Light Fidelity, or LiFi for short, is a new service offering Internet speeds 100 times that of WiFi, and, guess what? Dubai is the first city in the world to use it.
As part of its ‘Smart City’ plans, LiFi Internet will be available to Dubai residents later this year. However, it won’t be coming to us through ordinary methods. Whereas WiFi works by transmitting data through radio waves, LiFi works by transmitting data through the beams of LED lights, and offers potential download speeds of up to 224 gigabytes per second – if you don’t know what that means, we can assure you that’s massive!
UAE-based technology company Zero 1 has partnered up with du and Dubai Silicon Oasis to install LiFi technology in street lights all over Silicon Oasis. All of this is done with the addition of a small microchip.
How does it work though?
Basically, you can take any standard, off-the-shelf LED light fitted with a LiFi microchip. The light will stream data through its beam into a photodetector, which translates the information received from the light into streamable data for your devices.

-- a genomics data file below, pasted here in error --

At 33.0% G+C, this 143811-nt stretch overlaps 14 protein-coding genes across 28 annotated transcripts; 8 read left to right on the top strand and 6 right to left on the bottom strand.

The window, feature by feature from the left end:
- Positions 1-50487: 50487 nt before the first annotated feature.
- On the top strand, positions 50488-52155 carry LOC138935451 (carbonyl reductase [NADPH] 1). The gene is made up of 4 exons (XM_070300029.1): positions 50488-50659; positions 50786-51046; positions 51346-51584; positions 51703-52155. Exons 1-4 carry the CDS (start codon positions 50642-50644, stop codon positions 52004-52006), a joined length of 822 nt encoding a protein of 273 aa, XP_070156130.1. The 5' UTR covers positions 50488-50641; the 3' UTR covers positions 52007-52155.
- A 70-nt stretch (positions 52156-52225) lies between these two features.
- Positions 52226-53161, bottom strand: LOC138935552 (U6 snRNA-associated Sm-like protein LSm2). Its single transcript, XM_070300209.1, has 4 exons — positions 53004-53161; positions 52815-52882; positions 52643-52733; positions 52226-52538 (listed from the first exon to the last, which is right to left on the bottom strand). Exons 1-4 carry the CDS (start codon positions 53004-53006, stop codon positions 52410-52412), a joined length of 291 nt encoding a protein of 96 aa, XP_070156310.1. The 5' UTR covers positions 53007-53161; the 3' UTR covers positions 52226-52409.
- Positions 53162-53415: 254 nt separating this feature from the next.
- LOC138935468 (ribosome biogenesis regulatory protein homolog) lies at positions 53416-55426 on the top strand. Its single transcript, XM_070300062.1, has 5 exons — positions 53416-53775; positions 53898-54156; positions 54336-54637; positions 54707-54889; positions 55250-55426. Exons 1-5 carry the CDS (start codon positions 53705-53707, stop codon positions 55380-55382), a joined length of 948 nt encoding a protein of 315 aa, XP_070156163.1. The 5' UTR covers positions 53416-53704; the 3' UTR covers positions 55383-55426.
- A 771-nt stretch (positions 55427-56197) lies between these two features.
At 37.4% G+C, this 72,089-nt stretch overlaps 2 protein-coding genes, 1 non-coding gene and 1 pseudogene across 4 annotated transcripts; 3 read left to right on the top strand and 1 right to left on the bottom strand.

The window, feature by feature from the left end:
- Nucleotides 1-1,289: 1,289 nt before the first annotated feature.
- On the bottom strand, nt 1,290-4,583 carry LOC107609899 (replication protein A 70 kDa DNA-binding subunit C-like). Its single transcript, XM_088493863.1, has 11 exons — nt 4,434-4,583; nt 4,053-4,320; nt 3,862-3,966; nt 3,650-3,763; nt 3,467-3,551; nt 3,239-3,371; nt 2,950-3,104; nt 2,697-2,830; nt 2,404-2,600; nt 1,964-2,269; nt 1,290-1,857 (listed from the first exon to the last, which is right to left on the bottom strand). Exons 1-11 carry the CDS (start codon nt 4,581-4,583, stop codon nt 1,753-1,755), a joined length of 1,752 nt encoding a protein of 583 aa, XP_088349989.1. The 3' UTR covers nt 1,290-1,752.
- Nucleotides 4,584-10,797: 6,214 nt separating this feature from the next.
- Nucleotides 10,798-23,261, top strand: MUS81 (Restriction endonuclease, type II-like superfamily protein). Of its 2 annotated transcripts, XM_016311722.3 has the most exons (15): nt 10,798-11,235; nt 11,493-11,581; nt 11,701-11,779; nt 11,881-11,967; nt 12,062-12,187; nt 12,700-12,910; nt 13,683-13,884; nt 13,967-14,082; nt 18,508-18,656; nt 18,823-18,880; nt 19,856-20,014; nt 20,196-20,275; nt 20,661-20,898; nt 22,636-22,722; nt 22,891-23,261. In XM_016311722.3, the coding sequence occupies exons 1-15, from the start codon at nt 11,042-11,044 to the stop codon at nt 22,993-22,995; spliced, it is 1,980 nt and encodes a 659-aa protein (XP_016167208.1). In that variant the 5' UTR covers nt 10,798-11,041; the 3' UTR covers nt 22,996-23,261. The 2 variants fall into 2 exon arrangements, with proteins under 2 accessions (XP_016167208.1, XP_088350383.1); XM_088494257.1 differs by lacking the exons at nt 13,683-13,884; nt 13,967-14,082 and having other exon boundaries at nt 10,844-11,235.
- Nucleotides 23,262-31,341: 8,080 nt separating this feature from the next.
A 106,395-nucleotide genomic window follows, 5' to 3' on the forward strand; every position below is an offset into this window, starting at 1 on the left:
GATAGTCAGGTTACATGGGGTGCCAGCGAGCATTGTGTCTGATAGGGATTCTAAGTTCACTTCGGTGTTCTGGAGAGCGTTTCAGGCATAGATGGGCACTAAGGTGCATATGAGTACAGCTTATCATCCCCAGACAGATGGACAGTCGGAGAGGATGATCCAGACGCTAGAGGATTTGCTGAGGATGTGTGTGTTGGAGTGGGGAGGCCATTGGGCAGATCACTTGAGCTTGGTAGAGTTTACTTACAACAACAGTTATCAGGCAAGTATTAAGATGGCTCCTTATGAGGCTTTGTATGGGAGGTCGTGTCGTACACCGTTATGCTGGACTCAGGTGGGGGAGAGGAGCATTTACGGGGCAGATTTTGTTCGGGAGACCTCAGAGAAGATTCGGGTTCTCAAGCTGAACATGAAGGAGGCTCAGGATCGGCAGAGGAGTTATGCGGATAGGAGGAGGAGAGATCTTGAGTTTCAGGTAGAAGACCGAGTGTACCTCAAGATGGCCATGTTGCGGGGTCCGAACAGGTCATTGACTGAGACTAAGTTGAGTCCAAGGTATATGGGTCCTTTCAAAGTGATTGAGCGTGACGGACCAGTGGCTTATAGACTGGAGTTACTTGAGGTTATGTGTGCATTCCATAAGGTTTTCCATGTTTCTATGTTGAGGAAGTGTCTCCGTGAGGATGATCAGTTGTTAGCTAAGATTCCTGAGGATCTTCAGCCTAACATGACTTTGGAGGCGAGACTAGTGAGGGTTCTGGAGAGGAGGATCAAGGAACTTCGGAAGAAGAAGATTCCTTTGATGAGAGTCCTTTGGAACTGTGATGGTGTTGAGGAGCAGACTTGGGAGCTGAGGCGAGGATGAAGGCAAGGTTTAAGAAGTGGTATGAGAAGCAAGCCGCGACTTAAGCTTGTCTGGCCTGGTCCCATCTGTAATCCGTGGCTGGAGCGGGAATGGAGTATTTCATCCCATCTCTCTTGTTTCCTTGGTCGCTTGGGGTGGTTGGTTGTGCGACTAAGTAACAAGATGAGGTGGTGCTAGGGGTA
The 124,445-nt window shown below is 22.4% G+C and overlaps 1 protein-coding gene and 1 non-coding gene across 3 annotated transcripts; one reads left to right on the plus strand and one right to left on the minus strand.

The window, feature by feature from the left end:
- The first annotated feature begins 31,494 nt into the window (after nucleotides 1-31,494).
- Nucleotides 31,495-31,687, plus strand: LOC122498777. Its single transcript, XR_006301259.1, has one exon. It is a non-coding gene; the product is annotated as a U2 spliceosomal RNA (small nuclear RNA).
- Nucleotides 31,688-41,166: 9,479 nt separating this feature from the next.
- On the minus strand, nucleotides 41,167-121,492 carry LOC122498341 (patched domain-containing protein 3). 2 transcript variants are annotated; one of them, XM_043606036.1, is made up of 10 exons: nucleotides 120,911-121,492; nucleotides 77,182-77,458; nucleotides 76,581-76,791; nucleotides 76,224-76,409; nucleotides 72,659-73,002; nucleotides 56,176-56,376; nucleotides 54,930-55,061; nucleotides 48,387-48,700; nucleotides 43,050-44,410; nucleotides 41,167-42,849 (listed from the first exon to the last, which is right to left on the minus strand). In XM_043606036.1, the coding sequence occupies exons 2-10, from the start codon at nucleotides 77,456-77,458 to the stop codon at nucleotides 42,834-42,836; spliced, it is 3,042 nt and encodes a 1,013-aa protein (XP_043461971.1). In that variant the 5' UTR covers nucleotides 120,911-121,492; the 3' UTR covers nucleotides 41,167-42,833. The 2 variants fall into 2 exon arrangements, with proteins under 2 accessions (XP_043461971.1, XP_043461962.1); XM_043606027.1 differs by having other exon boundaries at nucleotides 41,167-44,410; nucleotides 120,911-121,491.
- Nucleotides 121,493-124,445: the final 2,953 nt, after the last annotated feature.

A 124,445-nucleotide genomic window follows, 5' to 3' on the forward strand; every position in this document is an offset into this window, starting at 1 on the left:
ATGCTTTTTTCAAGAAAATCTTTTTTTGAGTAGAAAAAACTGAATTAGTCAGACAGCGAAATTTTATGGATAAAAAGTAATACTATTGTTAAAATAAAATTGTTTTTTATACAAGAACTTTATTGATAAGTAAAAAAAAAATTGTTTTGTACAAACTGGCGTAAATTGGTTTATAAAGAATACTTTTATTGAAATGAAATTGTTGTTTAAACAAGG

Here you can see the difference in how signals are transmitted via 3G/4G, WiFi and LiFi. As long as there’s light, there’s Internet.
Keeping up with Dubai’s ‘Smart City’ initiative, Saleem Al Balooshi, Executive Vice President of du said: “We are currently working with major businesses to create tailor-made LiFi solutions and to test and validate the applications so that we can ensure we offer the latest in innovation to our valued customers.”
LiFi is not only the fastest, but also the cheapest method of wireless communication. Needing just LED lights and not radio towers in order to transmit data.
However, although it is a cheaper form of Internet connection, the price will ultimately be decided by du.
Since LiFi is unimpeded by radio interference, it doesn’t interfere with radio signals, meaning that LiFi is 100 per cent safe to use in typically radio frequency sensitive environments such as airplanes, oil rigs, and nuclear plants.
Here you can see pureLiFi co-founder Harald Haas discussing LiFi in a TED Talk.